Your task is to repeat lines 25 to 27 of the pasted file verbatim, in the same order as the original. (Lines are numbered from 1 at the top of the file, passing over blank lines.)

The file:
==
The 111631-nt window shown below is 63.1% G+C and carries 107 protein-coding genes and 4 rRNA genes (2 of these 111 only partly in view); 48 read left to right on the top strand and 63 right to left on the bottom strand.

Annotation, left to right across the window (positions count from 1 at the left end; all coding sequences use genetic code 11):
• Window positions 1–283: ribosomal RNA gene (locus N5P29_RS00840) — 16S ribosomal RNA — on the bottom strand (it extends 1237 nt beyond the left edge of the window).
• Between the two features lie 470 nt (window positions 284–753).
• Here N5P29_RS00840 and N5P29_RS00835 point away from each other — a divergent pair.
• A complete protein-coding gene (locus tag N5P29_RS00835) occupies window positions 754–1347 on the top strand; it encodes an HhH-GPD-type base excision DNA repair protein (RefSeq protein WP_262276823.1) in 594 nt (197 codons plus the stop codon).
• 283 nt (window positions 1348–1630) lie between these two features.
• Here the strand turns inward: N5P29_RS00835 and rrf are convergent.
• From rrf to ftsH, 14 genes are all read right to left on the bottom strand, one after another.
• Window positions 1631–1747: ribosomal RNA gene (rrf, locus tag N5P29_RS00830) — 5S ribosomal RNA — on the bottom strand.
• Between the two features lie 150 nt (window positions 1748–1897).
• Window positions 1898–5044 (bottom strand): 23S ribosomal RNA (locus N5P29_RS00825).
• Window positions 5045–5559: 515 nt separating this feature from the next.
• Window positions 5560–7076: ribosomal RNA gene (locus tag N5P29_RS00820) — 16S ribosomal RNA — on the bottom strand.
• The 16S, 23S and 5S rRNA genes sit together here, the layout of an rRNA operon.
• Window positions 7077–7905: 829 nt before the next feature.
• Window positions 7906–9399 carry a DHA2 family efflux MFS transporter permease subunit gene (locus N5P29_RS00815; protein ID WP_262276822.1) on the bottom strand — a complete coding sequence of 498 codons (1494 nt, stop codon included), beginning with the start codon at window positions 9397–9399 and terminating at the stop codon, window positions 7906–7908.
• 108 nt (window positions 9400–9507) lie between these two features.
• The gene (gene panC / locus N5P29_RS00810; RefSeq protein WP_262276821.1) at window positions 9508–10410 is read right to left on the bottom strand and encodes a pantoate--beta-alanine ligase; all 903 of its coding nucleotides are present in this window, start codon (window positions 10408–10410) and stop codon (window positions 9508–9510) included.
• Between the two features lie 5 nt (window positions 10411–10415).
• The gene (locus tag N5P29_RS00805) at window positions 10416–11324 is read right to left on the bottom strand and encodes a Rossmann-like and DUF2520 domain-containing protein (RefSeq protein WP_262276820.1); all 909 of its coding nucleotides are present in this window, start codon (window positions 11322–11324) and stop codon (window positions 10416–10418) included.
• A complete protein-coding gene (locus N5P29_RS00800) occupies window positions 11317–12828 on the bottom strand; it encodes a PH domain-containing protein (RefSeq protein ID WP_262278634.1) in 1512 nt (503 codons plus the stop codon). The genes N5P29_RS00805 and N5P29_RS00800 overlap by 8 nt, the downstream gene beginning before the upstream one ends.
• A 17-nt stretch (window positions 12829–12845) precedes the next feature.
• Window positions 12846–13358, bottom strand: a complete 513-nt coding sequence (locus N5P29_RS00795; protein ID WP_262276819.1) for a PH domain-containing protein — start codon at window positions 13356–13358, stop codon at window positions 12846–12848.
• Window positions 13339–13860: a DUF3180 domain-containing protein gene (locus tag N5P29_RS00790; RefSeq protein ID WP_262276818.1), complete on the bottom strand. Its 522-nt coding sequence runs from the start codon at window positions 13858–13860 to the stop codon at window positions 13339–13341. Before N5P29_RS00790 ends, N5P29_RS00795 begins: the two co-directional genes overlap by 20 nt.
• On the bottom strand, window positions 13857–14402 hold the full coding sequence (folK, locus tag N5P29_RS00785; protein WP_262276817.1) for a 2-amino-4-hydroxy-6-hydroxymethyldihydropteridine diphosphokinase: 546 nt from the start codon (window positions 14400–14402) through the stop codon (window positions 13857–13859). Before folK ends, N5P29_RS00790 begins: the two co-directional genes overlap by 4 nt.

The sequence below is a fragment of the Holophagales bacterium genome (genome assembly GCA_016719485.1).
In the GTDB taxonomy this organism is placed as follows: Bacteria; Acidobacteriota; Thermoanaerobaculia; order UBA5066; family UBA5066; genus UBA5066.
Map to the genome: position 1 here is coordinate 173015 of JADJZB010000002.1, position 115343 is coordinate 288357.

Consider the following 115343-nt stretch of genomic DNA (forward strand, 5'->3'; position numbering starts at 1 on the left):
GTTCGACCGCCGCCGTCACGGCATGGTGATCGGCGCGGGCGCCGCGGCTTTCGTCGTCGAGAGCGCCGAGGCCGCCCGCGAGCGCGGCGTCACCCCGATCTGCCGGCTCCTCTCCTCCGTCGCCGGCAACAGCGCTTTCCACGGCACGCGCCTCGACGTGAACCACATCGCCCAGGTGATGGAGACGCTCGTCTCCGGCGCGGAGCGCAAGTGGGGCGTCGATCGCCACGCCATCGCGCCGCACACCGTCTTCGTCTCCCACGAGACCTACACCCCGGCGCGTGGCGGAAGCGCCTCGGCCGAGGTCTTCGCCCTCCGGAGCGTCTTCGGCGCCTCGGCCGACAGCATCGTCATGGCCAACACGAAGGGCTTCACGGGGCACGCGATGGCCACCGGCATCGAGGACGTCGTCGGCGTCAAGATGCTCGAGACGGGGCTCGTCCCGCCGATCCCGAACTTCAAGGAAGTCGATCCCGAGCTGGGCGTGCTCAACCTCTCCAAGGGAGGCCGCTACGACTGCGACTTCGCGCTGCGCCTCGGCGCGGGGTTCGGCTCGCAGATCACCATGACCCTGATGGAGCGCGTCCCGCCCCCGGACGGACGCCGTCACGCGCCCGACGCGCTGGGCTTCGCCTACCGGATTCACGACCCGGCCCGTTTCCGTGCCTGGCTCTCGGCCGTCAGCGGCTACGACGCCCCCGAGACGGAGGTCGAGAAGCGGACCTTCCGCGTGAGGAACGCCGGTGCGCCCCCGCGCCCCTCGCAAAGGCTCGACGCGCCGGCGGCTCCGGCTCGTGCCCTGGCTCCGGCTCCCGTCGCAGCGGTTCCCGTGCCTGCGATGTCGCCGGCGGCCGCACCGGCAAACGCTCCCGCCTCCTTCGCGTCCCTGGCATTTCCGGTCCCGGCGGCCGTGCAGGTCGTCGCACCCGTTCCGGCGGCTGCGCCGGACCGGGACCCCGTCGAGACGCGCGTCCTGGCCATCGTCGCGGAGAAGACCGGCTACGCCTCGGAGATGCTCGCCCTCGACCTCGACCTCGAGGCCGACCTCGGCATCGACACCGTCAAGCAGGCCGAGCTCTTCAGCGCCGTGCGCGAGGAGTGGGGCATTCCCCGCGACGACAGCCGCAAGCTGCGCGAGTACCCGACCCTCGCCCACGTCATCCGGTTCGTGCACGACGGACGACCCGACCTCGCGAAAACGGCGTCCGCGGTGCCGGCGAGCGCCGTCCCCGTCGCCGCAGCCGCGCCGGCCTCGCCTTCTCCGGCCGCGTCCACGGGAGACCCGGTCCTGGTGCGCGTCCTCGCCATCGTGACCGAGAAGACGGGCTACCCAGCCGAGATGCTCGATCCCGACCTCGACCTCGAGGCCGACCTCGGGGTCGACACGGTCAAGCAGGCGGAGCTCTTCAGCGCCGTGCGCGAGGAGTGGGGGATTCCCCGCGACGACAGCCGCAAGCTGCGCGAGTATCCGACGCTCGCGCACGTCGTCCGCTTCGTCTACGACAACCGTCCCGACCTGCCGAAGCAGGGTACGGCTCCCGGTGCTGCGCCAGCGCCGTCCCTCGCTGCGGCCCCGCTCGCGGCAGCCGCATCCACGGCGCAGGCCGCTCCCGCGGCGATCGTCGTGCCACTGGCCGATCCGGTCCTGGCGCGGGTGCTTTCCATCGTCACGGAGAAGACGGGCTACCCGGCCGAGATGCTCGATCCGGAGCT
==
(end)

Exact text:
• Window positions 13339–13860: a DUF3180 domain-containing protein gene (locus tag N5P29_RS00790; RefSeq protein ID WP_262276818.1), complete on the bottom strand. Its 522-nt coding sequence runs from the start codon at window positions 13858–13860 to the stop codon at window positions 13339–13341. Before N5P29_RS00790 ends, N5P29_RS00795 begins: the two co-directional genes overlap by 20 nt.
• On the bottom strand, window positions 13857–14402 hold the full coding sequence (folK, locus tag N5P29_RS00785; protein WP_262276817.1) for a 2-amino-4-hydroxy-6-hydroxymethyldihydropteridine diphosphokinase: 546 nt from the start codon (window positions 14400–14402) through the stop codon (window positions 13857–13859). Before folK ends, N5P29_RS00790 begins: the two co-directional genes overlap by 4 nt.

The sequence below is a fragment of the Holophagales bacterium genome (genome assembly GCA_016719485.1).